GardenSMART :: Chickweed is a Stubborn Weed and an Edible Green
Chickweed is a Stubborn Weed and an Edible Green
By Yuvraj Khamare, Graduate Research Assistant,
Environmental Horticulture, University of Florida
Photographs courtesy of Yuvraj Khamare
Chickweed is both a scourge and a blessing. For some gardeners it is an annoying, difficult-to-remove weed, while others favor it as a nutritious wild edible.
A winter annual in the carnation family, common chickweed is native to Europe but has spread all over the world, and is now common in North America. It thrives in cool, moist, shaded areas and grows easily in gardens, backyards and shady lawns.
The scientific name, Stellaria media, means "little star in the mist," a nod to its tiny, star-shaped flowers. Caged birds, especially young chickens, are fond of the plants, hence the name chickweed. Other common names include winterweed and chickenwort.
Seedlings are light or bright green, and the oval leaves are in pairs. The mature plants will form a clumping mound in a vibrant chartreuse color, eventually speckled with small white blooms. Perhaps the most interesting feature of chickweed is its ability to act as a barometer by folding up its leaves when rain is coming.
Chickweed has long been used as a forage plant and vegetable by Europeans and early settlers.* All parts of the plant are edible, from the leaves to the stems and flowers. It is nutritious and rich in ascorbic acid, beta-carotene, calcium, magnesium, niacin, potassium and riboflavin. The leaves are edible raw or cooked, lending a familiar spinach flavor to everything from pesto to salads to stir-fries. Chickweed is now starting to show up in herbal supplements, teas, and at farmers markets.
Chickweed also has medicinal uses. In traditional medicine it was used to treat bronchitis, asthma, and indigestion, and as a natural appetite suppressant. It has anti-inflammatory, antiseptic and antifungal properties, which were used to treat skin problems like boils, rashes, eczema, insect bites and wounds.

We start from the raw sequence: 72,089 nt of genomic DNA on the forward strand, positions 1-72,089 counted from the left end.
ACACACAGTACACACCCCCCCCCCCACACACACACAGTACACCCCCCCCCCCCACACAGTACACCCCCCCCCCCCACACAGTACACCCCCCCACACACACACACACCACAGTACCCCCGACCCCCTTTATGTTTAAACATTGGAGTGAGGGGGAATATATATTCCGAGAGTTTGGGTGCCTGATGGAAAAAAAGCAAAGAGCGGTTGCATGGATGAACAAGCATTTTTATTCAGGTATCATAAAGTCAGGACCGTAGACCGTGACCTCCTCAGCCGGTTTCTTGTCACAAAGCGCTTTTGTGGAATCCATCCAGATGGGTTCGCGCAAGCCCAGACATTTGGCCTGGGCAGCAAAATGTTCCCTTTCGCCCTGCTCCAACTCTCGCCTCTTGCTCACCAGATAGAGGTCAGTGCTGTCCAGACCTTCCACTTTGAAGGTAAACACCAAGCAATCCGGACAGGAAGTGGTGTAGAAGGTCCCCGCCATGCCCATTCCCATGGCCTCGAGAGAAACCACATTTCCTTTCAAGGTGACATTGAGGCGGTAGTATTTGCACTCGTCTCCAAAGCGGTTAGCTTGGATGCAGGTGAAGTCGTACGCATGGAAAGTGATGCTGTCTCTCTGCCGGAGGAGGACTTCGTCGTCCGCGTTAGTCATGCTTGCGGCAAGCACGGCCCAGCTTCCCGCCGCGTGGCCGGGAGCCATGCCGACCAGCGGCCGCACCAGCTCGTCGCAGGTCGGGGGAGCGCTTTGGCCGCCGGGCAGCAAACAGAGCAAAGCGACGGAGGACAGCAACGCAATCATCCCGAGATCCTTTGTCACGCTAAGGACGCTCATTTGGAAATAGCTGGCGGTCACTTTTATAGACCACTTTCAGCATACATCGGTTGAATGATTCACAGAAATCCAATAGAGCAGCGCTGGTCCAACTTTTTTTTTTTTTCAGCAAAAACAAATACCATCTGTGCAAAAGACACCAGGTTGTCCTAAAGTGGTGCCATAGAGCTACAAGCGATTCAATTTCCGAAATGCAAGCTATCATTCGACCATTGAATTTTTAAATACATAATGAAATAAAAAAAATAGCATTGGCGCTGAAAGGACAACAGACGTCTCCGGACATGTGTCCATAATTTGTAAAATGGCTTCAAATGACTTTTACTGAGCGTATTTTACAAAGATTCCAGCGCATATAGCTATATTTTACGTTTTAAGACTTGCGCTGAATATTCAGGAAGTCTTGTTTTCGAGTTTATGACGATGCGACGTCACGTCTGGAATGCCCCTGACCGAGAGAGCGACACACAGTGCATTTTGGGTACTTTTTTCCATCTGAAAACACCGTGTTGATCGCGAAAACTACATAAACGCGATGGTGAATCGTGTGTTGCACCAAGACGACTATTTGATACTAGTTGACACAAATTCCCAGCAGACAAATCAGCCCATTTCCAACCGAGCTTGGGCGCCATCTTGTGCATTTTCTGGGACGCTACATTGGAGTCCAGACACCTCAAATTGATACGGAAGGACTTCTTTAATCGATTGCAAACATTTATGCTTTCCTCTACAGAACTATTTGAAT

If you find chickweed a nuisance in your garden, keep in mind that prevention and cultural removal methods are safe and cost-effective. Home gardeners should rely on nonchemical techniques like hand weeding, using organic mulch or turning the soil. Weeds can also be controlled by thermal devices like flame, steam, or hot foam weeders. Hand weeding is often the most efficient method of removal.
Keep an eye on this fast-growing plant as it goes to seed quickly. It is vital to remove plants from the garden to prevent seeds from developing and accumulating in the soil, which creates a seed bank.
Turning the soil over can be useful as seed germination decreases the deeper the seed is buried in the soil. Adding a layer of organic mulch such as pine bark, pine straw or shredded hardwood mulch will limit the light for germination and serve as a physical barrier.
It is only practical to use herbicides if nonchemical options are difficult to perform in the site or in cases of a widespread infestation. Several natural chemical treatments are also available, including vinegar (acetic acid) along with a mix of one or more natural oils such as clove, oregano, or citrus.
If you identify chickweed in your garden, keep in mind its potential uses but also take the preventative measures to keep the plant from becoming a widespread nuisance.
*Like any forage plant, chickweed should be eaten in moderation. Be sure not to gather it in areas that have been sprayed with pesticides. Before consuming the weed, verify identification with your cooperative extension office or local foraging experts. Before using the weed medicinally, consult reliable medical sources.
All articles are copyrighted and remain the property of the author.
By Joan Casanova, Bonnie Plants,
Photographs courtesy of Bonnie Plants
Temperatures are rising and high heat can wreak havoc in the vegetable garden. When temps climb to the upper 80's and sometimes soar into the 90's and 100's, plants need some assistance in fending off the Fahrenheit.
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